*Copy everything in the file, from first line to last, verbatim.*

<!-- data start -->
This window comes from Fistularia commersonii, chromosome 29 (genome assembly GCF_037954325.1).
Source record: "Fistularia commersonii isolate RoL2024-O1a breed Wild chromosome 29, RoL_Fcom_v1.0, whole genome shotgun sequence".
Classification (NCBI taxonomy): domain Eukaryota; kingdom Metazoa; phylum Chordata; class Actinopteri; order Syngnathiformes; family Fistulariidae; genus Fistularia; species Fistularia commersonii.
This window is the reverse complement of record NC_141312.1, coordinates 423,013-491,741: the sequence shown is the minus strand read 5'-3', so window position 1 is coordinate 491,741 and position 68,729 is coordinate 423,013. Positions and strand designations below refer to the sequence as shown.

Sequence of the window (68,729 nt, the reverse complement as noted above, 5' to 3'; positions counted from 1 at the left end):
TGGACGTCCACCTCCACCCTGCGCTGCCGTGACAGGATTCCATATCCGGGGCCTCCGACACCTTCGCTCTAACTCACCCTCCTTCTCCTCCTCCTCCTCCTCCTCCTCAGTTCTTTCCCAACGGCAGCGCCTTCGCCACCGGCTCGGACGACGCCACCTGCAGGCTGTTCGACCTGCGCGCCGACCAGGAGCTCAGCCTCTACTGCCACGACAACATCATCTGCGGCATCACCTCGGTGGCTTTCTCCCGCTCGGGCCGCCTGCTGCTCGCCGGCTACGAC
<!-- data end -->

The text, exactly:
This window comes from Fistularia commersonii, chromosome 29 (genome assembly GCF_037954325.1).
Source record: "Fistularia commersonii isolate RoL2024-O1a breed Wild chromosome 29, RoL_Fcom_v1.0, whole genome shotgun sequence".
Classification (NCBI taxonomy): domain Eukaryota; kingdom Metazoa; phylum Chordata; class Actinopteri; order Syngnathiformes; family Fistulariidae; genus Fistularia; species Fistularia commersonii.
This window is the reverse complement of record NC_141312.1, coordinates 423,013-491,741: the sequence shown is the minus strand read 5'-3', so window position 1 is coordinate 491,741 and position 68,729 is coordinate 423,013. Positions and strand designations below refer to the sequence as shown.

Sequence of the window (68,729 nt, the reverse complement as noted above, 5' to 3'; positions counted from 1 at the left end):
TGGACGTCCACCTCCACCCTGCGCTGCCGTGACAGGATTCCATATCCGGGGCCTCCGACACCTTCGCTCTAACTCACCCTCCTTCTCCTCCTCCTCCTCCTCCTCCTCAGTTCTTTCCCAACGGCAGCGCCTTCGCCACCGGCTCGGACGACGCCACCTGCAGGCTGTTCGACCTGCGCGCCGACCAGGAGCTCAGCCTCTACTGCCACGACAACATCATCTGCGGCATCACCTCGGTGGCTTTCTCCCGCTCGGGCCGCCTGCTGCTCGCCGGCTACGAC